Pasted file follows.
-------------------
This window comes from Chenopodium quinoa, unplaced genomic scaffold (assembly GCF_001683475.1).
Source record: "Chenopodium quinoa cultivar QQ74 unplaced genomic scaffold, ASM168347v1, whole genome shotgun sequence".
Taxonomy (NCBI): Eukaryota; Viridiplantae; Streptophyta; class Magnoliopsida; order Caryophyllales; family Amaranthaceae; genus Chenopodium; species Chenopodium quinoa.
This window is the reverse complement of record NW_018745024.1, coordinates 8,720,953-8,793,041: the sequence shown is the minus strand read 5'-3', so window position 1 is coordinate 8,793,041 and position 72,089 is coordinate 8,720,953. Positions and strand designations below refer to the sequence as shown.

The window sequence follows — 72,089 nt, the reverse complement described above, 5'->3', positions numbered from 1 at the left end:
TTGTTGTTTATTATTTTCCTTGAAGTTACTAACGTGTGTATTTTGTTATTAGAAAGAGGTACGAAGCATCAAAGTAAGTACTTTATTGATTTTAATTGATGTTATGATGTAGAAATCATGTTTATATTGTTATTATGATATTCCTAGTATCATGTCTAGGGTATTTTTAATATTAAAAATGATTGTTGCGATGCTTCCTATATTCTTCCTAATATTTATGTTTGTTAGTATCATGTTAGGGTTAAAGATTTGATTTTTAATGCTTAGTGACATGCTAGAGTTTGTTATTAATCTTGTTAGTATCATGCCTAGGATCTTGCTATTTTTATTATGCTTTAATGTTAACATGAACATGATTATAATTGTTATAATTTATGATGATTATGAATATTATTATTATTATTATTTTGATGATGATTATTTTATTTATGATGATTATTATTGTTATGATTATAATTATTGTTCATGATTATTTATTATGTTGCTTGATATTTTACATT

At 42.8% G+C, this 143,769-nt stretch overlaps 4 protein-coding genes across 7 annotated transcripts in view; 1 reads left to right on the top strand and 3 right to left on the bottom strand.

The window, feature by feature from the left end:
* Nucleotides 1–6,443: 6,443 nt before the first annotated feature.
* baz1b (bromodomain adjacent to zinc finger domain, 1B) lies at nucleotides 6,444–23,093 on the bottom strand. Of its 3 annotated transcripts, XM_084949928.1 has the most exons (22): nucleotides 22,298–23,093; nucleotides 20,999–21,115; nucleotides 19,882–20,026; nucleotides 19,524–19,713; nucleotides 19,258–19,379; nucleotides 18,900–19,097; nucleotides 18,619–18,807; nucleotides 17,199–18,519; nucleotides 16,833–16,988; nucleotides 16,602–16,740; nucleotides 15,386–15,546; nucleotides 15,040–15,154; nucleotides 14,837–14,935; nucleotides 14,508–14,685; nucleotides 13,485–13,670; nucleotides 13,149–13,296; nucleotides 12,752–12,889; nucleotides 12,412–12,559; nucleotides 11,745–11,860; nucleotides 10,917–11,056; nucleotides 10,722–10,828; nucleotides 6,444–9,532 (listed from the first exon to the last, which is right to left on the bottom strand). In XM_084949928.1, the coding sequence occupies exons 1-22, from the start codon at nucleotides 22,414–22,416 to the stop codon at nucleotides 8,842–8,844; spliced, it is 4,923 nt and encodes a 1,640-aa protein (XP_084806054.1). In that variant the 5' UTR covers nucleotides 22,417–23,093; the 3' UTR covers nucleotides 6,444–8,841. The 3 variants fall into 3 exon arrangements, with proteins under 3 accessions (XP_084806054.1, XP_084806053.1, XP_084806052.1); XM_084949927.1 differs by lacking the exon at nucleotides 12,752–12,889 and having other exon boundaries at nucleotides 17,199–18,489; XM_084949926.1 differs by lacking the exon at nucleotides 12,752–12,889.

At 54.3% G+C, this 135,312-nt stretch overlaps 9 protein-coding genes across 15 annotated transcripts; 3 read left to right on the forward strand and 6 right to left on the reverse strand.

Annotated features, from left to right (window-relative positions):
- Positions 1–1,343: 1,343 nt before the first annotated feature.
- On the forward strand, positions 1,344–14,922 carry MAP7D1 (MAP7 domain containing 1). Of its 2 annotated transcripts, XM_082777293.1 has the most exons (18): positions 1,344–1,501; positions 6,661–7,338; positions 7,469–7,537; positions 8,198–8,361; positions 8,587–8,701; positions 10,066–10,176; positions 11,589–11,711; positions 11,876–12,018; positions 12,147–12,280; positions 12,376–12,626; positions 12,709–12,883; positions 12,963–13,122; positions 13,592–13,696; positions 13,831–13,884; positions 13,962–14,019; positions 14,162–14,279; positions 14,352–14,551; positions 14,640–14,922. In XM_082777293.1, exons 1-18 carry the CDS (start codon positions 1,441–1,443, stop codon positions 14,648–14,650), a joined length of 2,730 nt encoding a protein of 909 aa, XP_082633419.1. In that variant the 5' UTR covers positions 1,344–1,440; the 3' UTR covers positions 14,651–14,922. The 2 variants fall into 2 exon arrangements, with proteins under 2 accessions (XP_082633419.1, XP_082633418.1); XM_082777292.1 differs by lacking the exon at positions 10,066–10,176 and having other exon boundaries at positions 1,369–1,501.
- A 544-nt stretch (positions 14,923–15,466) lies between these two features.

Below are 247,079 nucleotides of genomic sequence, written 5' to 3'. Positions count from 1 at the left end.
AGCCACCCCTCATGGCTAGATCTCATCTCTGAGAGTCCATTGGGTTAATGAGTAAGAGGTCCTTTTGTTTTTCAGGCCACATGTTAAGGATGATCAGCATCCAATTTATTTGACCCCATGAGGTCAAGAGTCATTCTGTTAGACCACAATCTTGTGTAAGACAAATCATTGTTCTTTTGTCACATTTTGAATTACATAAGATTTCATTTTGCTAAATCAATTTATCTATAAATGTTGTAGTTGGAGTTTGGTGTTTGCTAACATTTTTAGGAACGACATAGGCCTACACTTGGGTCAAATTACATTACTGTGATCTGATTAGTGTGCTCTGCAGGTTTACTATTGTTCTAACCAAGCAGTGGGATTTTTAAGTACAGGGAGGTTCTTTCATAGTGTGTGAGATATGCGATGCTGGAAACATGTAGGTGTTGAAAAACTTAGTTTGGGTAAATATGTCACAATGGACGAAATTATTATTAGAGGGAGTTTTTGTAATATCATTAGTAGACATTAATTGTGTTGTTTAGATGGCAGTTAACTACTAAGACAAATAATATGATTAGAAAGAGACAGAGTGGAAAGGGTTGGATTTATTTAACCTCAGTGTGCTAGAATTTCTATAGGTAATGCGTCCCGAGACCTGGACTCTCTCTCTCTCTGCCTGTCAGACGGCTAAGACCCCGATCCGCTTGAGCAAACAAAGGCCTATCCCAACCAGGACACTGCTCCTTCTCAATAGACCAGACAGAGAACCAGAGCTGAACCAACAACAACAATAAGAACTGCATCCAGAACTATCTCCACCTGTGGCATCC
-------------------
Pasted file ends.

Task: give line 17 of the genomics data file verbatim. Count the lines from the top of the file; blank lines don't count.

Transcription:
AGCCACCCCTCATGGCTAGATCTCATCTCTGAGAGTCCATTGGGTTAATGAGTAAGAGGTCCTTTTGTTTTTCAGGCCACATGTTAAGGATGATCAGCATCCAATTTATTTGACCCCATGAGGTCAAGAGTCATTCTGTTAGACCACAATCTTGTGTAAGACAAATCATTGTTCTTTTGTCACATTTTGAATTACATAAGATTTCATTTTGCTAAATCAATTTATCTATAAATGTTGTAGTTGGAGTTTGGTGTTTGCTAACATTTTTAGGAACGACATAGGCCTACACTTGGGTCAAATTACATTACTGTGATCTGATTAGTGTGCTCTGCAGGTTTACTATTGTTCTAACCAAGCAGTGGGATTTTTAAGTACAGGGAGGTTCTTTCATAGTGTGTGAGATATGCGATGCTGGAAACATGTAGGTGTTGAAAAACTTAGTTTGGGTAAATATGTCACAATGGACGAAATTATTATTAGAGGGAGTTTTTGTAATATCATTAGTAGACATTAATTGTGTTGTTTAGATGGCAGTTAACTACTAAGACAAATAATATGATTAGAAAGAGACAGAGTGGAAAGGGTTGGATTTATTTAACCTCAGTGTGCTAGAATTTCTATAGGTAATGCGTCCCGAGACCTGGACTCTCTCTCTCTCTGCCTGTCAGACGGCTAAGACCCCGATCCGCTTGAGCAAACAAAGGCCTATCCCAACCAGGACACTGCTCCTTCTCAATAGACCAGACAGAGAACCAGAGCTGAACCAACAACAACAATAAGAACTGCATCCAGAACTATCTCCACCTGTGGCATCC